We've enjoyed a welcome break from the wet and wild weather that has plagued most of California much of this winter. However, the break is rapidly coming to an end. For those of you enjoying the postcard perfect skies and warm temps, I suggest you get out and make the best of it. The jet stream is heading back into our area later this week, and may hurl storm after storm across the state once again. I'll get into the forecast in a moment, but let's take a look at where we are currently.


Nearly all weather stations throughout the state of California are reporting above normal rainfall since October 1, 2016... which is the official start of the winter rainy season. The southern portion of the state is above normal, and as one travels north, rainfall becomes even more extreme. In many locations in the Sierra Nevada Mountains of Central and Northern California, rainfall (and rainfall equivalent of the snowfall) are currently on par with the wettest season to date ever recorded for those areas (back in 1982 for much of the Central Sierras, and 1969 for much of the Southern Sierra). Here are some official statistics:

Palm Springs

  • Actual Rainfall (Oct. 1 - present): 5.32 inches
  • Normal Rainfall (Oct. 1 - present): 3.22 inches
  • Surplus: +2.10 inches (or 165% of normal to date from October 1)

Other Cities across the street have impressive totals as well (Oct. 1 - present):


  • Actual Rainfall: 12.94
  • Normal Rainfall: 8.66
  • Surplus: +4.08 (149% of normal to date)

Santa Barbara

  • Actual Rainfall: 17.26
  • Normal Rainfall: 10.55
  • Surplus: +6.71 (164% of normal to date)


  • Actual Rainfall: 24.49
  • Normal Rainfall: 11.55
  • Surplus: +12.94 (212% of normal to date)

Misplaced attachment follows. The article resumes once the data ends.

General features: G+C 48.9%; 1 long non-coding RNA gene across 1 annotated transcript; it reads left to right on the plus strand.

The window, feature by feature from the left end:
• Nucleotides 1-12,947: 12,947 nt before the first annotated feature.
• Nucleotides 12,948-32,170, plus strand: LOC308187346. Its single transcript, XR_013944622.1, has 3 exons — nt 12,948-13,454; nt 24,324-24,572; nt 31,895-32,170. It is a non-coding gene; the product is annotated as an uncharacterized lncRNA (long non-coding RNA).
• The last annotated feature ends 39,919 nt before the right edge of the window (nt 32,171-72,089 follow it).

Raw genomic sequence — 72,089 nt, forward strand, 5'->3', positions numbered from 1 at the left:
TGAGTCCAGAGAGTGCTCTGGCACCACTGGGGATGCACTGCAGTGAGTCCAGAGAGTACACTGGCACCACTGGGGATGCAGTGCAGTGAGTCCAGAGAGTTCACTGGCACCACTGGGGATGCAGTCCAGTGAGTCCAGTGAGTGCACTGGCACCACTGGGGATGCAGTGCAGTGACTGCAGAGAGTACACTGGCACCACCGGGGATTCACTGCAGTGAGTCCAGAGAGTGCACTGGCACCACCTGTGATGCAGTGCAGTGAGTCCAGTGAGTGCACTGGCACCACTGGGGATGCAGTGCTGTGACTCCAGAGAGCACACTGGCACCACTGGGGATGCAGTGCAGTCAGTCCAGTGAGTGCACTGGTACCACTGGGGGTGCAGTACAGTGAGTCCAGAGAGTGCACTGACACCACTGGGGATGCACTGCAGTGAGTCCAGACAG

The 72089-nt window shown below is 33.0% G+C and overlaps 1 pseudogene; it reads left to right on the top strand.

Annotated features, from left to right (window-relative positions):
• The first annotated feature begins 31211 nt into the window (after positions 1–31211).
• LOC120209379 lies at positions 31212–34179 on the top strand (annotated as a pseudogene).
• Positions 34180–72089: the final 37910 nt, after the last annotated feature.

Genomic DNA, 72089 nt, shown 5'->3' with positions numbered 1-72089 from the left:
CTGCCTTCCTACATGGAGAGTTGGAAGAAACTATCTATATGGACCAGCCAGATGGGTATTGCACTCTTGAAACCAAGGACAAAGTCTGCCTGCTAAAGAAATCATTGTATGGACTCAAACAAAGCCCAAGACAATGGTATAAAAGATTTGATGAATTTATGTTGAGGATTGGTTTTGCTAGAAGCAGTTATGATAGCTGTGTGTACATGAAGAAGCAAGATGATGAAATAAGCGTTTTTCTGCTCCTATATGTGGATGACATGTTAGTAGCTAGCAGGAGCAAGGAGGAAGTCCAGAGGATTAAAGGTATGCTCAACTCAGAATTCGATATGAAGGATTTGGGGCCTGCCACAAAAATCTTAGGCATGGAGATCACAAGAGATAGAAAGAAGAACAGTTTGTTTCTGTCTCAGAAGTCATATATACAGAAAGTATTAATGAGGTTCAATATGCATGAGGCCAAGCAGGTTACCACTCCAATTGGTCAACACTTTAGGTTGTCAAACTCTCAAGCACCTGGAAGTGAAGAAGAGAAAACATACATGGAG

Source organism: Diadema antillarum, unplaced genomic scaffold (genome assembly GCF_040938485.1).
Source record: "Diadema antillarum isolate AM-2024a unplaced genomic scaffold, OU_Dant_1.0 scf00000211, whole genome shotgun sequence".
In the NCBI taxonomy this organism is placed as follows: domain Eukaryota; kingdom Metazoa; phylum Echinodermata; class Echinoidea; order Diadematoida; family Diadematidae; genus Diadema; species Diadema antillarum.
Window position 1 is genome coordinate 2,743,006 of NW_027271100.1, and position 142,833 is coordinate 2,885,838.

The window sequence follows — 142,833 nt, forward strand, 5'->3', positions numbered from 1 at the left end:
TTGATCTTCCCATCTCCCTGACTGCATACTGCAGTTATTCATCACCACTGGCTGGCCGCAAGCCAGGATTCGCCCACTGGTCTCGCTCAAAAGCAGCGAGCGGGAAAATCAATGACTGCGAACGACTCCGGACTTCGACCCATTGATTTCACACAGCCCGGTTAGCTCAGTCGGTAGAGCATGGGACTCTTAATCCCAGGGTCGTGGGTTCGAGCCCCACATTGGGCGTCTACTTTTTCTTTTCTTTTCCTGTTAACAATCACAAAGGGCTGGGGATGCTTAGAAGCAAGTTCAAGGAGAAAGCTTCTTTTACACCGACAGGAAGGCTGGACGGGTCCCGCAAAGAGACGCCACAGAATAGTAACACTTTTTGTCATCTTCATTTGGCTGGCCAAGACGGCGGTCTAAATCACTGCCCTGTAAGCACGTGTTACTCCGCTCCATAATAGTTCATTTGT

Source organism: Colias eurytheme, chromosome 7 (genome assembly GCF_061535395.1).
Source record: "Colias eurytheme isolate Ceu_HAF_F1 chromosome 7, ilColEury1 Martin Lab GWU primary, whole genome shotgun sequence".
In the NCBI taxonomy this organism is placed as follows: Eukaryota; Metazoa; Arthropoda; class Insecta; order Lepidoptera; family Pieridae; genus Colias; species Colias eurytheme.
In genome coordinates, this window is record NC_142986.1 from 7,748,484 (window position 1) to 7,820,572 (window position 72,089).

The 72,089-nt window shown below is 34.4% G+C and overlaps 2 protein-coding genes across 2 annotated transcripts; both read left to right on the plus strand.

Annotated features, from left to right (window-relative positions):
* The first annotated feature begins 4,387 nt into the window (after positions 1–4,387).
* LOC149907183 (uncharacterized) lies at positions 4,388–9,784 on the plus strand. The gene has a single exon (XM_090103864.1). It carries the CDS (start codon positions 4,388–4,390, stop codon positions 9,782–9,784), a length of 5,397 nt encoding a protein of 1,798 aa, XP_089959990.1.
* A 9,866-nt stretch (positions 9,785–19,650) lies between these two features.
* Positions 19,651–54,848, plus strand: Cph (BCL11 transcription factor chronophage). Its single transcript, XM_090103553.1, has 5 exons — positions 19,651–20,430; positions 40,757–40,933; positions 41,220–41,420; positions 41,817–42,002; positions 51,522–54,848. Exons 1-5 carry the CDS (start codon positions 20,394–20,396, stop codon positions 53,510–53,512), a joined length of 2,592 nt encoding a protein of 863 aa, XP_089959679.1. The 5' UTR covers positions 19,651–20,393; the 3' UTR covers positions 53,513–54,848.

• Actual Rainfall: 34.34
  • Normal Rainfall: 21.40
  • Surplus: +22.63 (154% of normal to date)

These rainfall readings are very impressive. Many areas in the central and northern areas of the state have seen rainfall totals that are more than double the averages. This has led to many reservoirs filling very close to or even exceeding capacity (as was the case with Lake Oroville several days ago, which crested over it's emergency spillways for the first time in history). Even those reservoirs that aren't filled stand a good chance of being filled in the weeks to come, as another strong jet stream is set to hit California. Here are the latest reservoir readings throughout California.

Source: California Department of Water Resources

Source: California Department of Water Resources

Six reservoirs are already above 90% capacity, and the spring snow runoff season hasn't even begun yet. It is likely that many reservoirs will soon need to utilize emergency overflow, as they will be at capacity. This will certainly spell trouble for Lake Oroville, which has been damaged due to the extreme runoff.

The official drought map as of February 7, 2017 shows that 41.6% of the state is no longer in a drought. Extreme rain and snowfall has made up the deficits that took several years to accumulate. That leaves 58.54% of the state in some level of drought. However, the severity has been greatly diminished, with no areas of the state considered "Exceptional Drought", and less than 1% considered "Extreme Drought". This map will likely improve greatly with several more weeks of rainfall and mountain snow ahead of us.

Source: David Simeral, Western Regional Climate Center

Source: David Simeral, Western Regional Climate Center


The jet stream is strengthening across the Pacific, and is headed for Southern California by the end of the week. A series of storms are lined up for Thursday night - Saturday, and it appears this particular cycle may be a direct hit for Southern and Central California.

Satellite source: MeteoStar

Satellite source: MeteoStar